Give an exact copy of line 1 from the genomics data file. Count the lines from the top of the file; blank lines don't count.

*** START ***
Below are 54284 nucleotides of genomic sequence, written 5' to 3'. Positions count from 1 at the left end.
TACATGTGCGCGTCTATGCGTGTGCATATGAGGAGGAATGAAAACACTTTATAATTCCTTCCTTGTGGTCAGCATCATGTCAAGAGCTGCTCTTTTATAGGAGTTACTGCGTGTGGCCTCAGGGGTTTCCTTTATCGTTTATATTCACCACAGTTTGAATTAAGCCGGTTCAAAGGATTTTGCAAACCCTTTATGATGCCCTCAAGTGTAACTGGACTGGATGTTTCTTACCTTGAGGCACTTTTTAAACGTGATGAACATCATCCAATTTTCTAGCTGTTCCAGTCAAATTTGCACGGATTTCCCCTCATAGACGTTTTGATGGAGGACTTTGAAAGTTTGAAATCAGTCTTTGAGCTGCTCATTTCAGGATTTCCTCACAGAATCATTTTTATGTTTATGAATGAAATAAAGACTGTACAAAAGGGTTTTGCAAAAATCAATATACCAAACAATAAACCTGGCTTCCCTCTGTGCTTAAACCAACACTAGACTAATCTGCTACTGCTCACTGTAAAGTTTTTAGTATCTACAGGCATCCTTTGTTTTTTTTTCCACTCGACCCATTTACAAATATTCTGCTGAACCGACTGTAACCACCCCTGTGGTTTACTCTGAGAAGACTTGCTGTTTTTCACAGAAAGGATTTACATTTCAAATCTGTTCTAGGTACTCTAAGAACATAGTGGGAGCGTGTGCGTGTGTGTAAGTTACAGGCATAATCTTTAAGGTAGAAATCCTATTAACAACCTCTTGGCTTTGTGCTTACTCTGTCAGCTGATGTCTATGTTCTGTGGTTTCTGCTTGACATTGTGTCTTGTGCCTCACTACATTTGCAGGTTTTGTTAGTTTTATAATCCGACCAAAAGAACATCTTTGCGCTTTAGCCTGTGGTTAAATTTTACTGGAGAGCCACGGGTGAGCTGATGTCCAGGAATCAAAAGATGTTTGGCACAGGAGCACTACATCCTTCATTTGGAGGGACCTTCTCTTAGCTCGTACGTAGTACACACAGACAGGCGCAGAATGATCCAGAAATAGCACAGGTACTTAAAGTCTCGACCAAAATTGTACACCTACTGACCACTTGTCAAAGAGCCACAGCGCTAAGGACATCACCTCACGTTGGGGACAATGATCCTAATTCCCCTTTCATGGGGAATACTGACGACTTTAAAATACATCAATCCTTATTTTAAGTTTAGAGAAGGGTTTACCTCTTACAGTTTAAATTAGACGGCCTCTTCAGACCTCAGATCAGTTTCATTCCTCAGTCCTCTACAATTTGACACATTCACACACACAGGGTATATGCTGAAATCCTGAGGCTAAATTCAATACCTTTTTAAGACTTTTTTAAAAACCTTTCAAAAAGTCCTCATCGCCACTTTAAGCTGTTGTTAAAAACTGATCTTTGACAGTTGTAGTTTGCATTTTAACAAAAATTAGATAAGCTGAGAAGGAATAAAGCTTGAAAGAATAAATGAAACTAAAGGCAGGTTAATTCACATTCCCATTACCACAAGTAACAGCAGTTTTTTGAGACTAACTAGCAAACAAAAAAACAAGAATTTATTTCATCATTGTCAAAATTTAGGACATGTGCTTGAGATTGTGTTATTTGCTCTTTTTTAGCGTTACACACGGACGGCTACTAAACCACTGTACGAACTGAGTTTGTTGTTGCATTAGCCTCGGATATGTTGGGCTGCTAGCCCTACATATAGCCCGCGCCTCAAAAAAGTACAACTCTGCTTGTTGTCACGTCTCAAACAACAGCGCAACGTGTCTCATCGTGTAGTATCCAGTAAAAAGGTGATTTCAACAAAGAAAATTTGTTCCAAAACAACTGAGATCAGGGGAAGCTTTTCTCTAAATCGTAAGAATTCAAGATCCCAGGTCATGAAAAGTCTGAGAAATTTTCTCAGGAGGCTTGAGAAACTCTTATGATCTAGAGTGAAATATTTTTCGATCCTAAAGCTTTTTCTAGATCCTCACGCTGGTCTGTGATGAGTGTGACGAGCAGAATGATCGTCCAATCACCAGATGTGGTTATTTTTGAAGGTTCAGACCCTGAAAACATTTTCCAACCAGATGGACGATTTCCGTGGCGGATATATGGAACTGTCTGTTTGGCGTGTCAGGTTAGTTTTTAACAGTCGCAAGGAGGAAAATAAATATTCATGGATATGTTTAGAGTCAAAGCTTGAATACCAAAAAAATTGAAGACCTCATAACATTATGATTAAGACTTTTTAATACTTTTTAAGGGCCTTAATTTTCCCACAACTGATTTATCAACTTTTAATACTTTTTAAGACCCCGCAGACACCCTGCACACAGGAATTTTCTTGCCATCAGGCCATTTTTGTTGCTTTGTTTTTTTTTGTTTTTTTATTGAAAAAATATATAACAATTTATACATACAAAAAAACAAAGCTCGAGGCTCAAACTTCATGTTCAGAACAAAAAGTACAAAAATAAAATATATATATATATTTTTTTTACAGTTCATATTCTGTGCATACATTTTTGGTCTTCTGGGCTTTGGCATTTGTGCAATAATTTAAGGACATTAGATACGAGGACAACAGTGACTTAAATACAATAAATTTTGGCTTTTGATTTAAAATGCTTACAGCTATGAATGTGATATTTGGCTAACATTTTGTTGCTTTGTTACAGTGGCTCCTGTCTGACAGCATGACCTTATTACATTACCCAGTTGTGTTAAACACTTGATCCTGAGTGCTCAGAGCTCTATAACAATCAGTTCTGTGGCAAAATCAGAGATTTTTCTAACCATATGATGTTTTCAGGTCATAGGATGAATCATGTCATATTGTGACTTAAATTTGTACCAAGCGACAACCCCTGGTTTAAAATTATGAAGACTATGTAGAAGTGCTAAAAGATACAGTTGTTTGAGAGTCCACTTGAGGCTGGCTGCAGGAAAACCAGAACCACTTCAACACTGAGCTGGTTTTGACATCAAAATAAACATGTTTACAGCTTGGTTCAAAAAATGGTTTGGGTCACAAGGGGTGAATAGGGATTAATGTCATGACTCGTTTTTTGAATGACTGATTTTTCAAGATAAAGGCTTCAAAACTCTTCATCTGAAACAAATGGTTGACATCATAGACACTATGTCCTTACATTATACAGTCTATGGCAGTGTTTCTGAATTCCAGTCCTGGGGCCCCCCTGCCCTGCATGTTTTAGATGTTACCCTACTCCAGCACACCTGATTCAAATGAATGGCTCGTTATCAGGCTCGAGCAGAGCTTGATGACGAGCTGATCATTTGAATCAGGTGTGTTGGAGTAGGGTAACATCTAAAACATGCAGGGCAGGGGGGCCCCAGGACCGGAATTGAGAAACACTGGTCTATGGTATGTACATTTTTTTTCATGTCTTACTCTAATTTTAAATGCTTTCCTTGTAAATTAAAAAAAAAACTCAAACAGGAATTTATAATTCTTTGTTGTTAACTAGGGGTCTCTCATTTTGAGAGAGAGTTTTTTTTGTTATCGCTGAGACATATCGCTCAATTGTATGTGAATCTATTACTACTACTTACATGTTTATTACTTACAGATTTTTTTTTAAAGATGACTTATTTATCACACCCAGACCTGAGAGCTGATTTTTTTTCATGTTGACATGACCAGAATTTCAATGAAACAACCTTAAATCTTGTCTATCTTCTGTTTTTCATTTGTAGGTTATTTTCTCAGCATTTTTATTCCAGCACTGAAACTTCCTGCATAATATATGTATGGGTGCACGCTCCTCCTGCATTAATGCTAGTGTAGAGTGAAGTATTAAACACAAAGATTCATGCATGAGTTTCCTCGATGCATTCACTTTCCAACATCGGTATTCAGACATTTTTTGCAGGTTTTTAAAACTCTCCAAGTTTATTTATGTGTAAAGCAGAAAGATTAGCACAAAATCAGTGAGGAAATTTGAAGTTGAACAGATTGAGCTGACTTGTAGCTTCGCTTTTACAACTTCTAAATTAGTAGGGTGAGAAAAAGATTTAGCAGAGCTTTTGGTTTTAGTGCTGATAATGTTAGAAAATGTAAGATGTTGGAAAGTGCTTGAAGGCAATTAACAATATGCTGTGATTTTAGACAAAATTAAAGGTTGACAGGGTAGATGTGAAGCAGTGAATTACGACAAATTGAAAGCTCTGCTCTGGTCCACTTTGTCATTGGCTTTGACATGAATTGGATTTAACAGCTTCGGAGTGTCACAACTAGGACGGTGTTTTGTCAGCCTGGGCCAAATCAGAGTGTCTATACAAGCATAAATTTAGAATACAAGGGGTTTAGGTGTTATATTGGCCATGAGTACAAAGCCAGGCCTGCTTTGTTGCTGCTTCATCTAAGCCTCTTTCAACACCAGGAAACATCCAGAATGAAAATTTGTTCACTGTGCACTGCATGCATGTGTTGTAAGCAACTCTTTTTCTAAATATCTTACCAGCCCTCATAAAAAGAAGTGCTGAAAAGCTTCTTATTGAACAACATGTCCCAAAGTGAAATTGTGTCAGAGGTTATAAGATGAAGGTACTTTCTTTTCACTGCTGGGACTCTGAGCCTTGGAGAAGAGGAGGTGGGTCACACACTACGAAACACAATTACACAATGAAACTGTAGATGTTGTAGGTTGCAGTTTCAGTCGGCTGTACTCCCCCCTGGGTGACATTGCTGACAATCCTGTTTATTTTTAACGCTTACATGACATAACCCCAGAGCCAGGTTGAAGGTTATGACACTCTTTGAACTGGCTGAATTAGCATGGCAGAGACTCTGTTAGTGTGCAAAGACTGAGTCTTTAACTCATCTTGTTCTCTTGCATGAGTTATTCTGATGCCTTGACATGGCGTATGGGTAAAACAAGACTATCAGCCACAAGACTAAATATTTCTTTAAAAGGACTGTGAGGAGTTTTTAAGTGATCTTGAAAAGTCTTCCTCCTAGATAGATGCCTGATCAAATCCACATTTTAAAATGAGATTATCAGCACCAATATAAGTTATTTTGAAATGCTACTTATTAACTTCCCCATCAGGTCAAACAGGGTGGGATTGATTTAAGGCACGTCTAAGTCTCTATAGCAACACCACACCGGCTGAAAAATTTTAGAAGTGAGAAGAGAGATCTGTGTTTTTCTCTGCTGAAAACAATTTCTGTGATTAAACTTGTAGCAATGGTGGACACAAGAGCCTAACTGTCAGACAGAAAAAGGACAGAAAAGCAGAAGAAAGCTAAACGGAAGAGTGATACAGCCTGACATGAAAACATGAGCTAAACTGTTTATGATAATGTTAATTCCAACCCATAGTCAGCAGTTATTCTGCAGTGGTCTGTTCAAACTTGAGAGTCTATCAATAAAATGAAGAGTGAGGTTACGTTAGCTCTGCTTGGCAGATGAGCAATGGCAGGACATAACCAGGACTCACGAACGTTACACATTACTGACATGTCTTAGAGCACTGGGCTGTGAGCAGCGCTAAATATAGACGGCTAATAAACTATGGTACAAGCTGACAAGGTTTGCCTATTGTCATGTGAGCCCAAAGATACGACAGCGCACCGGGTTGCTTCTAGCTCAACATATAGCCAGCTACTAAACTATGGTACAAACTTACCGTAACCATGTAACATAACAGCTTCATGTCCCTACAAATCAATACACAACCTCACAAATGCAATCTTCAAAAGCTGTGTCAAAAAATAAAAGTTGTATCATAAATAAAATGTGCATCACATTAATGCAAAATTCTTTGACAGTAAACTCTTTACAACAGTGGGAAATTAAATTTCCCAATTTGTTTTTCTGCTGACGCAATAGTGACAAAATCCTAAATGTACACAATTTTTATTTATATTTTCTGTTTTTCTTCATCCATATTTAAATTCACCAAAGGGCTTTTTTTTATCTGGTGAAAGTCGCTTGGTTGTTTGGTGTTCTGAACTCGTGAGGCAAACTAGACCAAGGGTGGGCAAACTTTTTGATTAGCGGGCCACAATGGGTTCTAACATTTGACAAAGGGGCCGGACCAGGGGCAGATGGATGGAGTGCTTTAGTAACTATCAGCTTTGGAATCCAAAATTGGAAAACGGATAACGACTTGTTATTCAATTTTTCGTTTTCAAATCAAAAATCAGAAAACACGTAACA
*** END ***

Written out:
Below are 54284 nucleotides of genomic sequence, written 5' to 3'. Positions count from 1 at the left end.